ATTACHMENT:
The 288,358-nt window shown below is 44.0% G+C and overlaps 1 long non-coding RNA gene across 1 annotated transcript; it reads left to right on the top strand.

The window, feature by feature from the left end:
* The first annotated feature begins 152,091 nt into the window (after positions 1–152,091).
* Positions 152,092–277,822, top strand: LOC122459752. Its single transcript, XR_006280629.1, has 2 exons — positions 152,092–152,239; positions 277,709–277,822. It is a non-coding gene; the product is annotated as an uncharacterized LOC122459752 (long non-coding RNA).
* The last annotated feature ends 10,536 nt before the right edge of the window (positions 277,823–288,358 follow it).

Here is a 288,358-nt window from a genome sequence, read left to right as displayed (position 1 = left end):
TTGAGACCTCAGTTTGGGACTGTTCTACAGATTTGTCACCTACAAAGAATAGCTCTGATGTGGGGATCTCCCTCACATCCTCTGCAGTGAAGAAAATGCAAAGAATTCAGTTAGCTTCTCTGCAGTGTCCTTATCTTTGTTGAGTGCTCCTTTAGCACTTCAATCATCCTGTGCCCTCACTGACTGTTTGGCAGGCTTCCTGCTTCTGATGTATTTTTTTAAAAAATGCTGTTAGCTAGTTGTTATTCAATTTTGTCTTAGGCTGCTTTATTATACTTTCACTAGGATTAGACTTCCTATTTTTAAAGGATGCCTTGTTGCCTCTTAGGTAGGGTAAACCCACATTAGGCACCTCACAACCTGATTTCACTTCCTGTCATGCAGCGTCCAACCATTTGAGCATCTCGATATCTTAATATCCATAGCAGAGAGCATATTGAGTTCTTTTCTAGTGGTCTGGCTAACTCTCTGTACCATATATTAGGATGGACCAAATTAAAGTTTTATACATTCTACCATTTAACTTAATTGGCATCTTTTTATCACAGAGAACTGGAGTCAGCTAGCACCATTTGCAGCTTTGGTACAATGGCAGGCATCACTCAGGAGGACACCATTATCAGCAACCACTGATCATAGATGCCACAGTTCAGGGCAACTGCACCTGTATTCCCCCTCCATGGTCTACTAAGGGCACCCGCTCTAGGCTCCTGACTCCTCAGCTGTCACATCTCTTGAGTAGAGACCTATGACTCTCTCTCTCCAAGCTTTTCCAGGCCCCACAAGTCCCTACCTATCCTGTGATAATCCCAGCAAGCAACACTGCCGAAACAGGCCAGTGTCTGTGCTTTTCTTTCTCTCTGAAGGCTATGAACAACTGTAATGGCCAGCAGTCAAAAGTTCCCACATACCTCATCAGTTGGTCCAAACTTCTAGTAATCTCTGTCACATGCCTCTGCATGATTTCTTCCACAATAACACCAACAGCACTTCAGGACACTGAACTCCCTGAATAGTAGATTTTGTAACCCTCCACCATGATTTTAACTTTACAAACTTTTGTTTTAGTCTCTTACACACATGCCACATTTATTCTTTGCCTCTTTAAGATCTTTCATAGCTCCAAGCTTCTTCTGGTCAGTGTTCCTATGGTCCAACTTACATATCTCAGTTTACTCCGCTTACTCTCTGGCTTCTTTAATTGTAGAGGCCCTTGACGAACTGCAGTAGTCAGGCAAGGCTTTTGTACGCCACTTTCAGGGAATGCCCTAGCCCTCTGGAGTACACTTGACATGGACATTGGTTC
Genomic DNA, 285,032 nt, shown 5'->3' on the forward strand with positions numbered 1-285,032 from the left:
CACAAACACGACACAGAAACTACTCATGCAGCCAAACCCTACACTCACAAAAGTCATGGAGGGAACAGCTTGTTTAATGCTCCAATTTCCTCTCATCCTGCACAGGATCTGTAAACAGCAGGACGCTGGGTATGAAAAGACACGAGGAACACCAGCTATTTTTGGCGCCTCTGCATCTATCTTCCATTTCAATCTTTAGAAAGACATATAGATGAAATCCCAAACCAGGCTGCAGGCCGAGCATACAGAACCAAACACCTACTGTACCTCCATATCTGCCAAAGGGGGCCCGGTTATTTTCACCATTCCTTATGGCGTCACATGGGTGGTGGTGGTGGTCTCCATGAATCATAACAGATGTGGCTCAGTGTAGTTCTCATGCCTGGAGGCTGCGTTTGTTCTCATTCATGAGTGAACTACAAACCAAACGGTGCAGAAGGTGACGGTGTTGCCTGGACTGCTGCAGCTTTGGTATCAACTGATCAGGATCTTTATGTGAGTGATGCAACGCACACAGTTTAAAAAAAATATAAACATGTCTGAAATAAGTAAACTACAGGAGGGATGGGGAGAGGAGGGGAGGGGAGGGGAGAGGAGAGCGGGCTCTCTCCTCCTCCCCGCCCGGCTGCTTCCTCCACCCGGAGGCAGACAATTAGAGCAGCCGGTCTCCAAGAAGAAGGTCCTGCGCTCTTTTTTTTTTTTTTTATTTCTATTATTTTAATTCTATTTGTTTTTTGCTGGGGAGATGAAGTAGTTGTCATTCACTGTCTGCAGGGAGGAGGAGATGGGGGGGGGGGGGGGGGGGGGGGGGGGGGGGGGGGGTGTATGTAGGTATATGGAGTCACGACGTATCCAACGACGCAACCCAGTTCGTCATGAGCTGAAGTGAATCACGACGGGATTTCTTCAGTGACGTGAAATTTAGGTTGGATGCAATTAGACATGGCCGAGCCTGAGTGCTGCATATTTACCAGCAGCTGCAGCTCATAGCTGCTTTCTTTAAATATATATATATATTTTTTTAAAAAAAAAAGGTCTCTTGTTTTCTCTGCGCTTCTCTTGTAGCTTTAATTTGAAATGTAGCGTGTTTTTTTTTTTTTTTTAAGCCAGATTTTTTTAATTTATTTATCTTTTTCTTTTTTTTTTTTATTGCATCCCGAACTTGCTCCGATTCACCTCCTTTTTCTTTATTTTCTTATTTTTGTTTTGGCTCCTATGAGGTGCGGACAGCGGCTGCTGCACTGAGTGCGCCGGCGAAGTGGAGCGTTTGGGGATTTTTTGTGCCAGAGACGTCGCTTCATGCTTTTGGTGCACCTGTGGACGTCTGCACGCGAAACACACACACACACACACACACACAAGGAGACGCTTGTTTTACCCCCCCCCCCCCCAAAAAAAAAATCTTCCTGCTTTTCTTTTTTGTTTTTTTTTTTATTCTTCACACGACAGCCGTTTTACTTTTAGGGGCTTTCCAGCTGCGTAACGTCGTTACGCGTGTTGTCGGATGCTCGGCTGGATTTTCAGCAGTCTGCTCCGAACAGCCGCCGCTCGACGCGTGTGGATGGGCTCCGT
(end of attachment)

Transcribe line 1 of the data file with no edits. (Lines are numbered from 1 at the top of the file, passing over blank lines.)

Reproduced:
The 288,358-nt window shown below is 44.0% G+C and overlaps 1 long non-coding RNA gene across 1 annotated transcript; it reads left to right on the top strand.